To open our new blog series on ‘The Interview’, third year student Leif Bersweden speaks about his experience interviewing for Biological Sciences. Enjoy!
The prospect of arriving in Oxford for my interview, not knowing anyone and not really knowing what to expect, was a scary one. I was met by a very friendly team of student helpers, called ‘runners’, who were more than happy to answer my nervous reel of questions: where is my interview? Where do I eat? What do I wear? The students run various activities in college (such as pub quizzes and board game nights), but these events are by no means compulsory and if you just want to stay in your room, read a book and avoid all other people that is absolutely fine; do whatever makes you feel most comfortable.
For Biology, as well as your interview at LMH, you will get another one at a randomly assigned college. Both interviews take roughly the same format and last for the same period of time. The tutors usually begin by asking about something in your personal statement; this is to allow you to show them how much you love your subject and to ease you into the interview by giving you something you know you can talk about. This is a good time to show that you have explored the subject beyond your A level syllabus; alternatively you may just prefer, as I did, to let them know how cool Venus Flytraps are.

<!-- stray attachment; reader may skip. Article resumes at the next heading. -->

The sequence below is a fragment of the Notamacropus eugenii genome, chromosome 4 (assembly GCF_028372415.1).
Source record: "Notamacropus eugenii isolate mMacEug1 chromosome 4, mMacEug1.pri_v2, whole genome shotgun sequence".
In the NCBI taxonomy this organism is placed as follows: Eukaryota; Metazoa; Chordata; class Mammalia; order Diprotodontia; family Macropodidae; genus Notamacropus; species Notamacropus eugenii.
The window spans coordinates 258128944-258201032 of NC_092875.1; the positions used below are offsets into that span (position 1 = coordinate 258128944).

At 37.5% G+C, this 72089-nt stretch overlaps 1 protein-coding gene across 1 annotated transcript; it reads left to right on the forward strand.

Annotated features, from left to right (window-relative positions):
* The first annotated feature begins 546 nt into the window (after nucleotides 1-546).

After this the tutor will usually ask you a set of questions based around an object or a few graphs. The key here is not to panic (it is okay to pause or to ask them to repeat the question) but to ensure that you talk them through what you think the answers might be in response to the questions/evidence presented. Think out loud: they want to know how you think and approach problems. Most of what they ask you is meant to be beyond what you know, so don’t worry and don’t be discouraged if they start leading you towards a different answer either – they are looking for flexibility.
Interviews aside, LMH is a really nice place to be in the middle of December. The quad will invariably be lit up by an enormous Christmas tree, the Dining Hall will be adorned with decorations and if you’re lucky you may even see the gardens in the snow.
Be enthusiastic, think out loud and don’t worry about getting the answers wrong!